"Friedman and Jones, p. 125.

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Come, the croaking raven doth bellow for revenge" (242-244). Claudius did not murder for revenge, but he might expect his nephew to do so. This interpretation seems to clear up the question of why both the dumb show and the Gonzago play are necessary; only after the retrospective view of Old Hamlet's murder has been firmly established does Hamlet (and Shakespeare) turn to the ominous rehearsal of Claudius' murder. The past murder and the one to come fuse here as they do in the Player's speech; the full force and implications of both deeds are present simultaneously.'2 Hamlet adds a final straw just before Claudius breaks off the performance: "you shall see anon how the murderer gets the love of Gonzago's wife" (III.ii.253-254). To anyone who finds strong oedipal feelings in Hamlet this ought to be striking confirmation: Lucianus, nephew to the king, will gain the king's wife when he murders him. This is not simply a reference to the fact that Claudius gained Gertrude when he murdered Old Hamlet, for in the projected taking of revenge the nephew will gain the queen's love. The remark seems, by its position as the last word before Claudius rises, the final terrifying stroke: the last and conclusive detail of the mythic and psychological pattern comes into the open. If we feel that Claudius senses this, at whatever level of consciousness, it explains why he can no longer endure the performance. Claudius fears Hamlet as Laius fears Oedipus, and hence shortly prepares his murder. If we feel that Hamlet somehow senses his role in the analogous mythic and psychological relationship, it helps explain why he avoids murdering his mother's husband and why he goes instead to upbraid her and to demand that she abstain from abhorrent sexual intercourse. Both men try to defend themselves from the terrible consequences of the family triangle.13 Claudius' immediate response to the Gonzago play parallels Hamlet's response to the Player's speech. He falls into a passive state wherein the will becomes paralyzed by contradictory wishes. He flees the room and thereby confirms his guilt; he tries to pray but fails. His will, like Hamlet's, cannot move him from passion

'2Johnston sees a "mirror . . an image of the original murder" (p. 29); Levin finds "not so much a re-enactment of King Hamlet's death as ... a preview of young Hamlet's revenge" (p. 88). '3Ernest Jones, quite disconcertingly, says that "there is no talk of adultery or incest" in the play scene; see Hamlet and Oedipus (Garden City, 1954), p. 101. In this he follows Otto Rank.

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to action, from word to deed; his sense of guilt proves insufficient to stir him to a redeeming act of contrition and repentance. Hamlet is not the only one in Hamlet who finds it impossible to turn his feelings into appropriate deeds. His problem is not simply personal but one common to the world in which he lives: Claudius cannot repent, Fortinbras cannot attack Denmark, Laertes resorts to an underhanded revenge which shames him, Ophelia must renounce her love, and Gertrude shifts back and forth between her irreconcilable affection for Claudius and for Hamlet. But Hamlet seems to suffer the most. One very important aspect of staging the play is that it allows him to make others suffer the way he does. Ophelia must endure coarse remarks of an extremely vindictive sort. Gertrude must suffer through the Player Queen's prolonged insistence that she will take no second husband, for "none wed the second but who killed the first" (III.ii.172). Hamlet places Ophelia, Gertrude, and Claudius in situations where they cannot act openly or directly; his aggression comes out as he taunts them the way he taunts himself. He may want to force Claudius to repent-as he tries to force Gertrude to do in the closet scene-but the effect of the Gonzago play is to make others suffer as he does.'4 Returning to the Player's speech from the play within the play we are struck even more forcefully by the way it multiplies over and over those who suffer, or might be thought to suffer. Not only Hecuba, but anyone who saw the murder and her grief would have pronounced Fortune treasonous. Priam's murder and Hecuba's grief might even "'have made milch the burning eyes of heaven/ And passion in the gods'" (II.ii.505-506). More of the speech concentrates upon passionate responses, either described or postulated, than upon the deed itself. Passion gains a new and more poignant significance. Pyrrhus as bloody avenger proves inhuman; but Priam, Hecuba, and the Player in his response to their suffering, all bring forth human compassion. The only unambiguous models suggested by the Player's speech are Hecuba and the Player himself; it is to them, not to the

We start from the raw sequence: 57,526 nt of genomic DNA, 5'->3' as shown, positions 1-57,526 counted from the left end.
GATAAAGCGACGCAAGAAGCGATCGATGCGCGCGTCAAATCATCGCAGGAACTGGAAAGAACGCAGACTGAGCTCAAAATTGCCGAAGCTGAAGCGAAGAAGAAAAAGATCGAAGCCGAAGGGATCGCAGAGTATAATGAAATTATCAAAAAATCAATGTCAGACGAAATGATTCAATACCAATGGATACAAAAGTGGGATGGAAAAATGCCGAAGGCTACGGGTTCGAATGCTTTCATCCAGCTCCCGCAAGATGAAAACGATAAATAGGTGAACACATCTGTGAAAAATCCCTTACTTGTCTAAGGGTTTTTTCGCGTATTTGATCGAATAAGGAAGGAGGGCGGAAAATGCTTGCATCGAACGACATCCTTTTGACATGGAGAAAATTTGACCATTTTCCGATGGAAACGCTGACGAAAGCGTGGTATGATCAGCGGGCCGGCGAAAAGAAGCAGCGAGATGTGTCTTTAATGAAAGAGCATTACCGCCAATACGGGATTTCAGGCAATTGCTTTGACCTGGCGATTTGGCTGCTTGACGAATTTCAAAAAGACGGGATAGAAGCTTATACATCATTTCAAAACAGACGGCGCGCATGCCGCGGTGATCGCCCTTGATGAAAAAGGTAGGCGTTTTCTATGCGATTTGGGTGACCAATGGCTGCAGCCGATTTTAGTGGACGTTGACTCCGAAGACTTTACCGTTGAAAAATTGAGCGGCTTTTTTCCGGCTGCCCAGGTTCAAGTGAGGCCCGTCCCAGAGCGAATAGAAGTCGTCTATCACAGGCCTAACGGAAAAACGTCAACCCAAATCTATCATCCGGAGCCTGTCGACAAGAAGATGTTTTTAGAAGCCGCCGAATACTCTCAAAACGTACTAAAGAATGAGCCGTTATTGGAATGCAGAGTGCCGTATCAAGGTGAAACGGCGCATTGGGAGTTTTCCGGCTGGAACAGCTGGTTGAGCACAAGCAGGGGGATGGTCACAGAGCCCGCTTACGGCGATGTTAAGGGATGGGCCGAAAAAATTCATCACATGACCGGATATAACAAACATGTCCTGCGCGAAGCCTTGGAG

'4Johnston argues that the Gonzago play "has the expected results, of confirming the word of thc Ghost, and at the same time warning Claudius that Hamlet knows every detail" (p. 28). Why Hamlet should warn Claudius baffles me, unless part of him does not want to do the deed. Also, Hamlet takes pleasure in frightening the king and queen.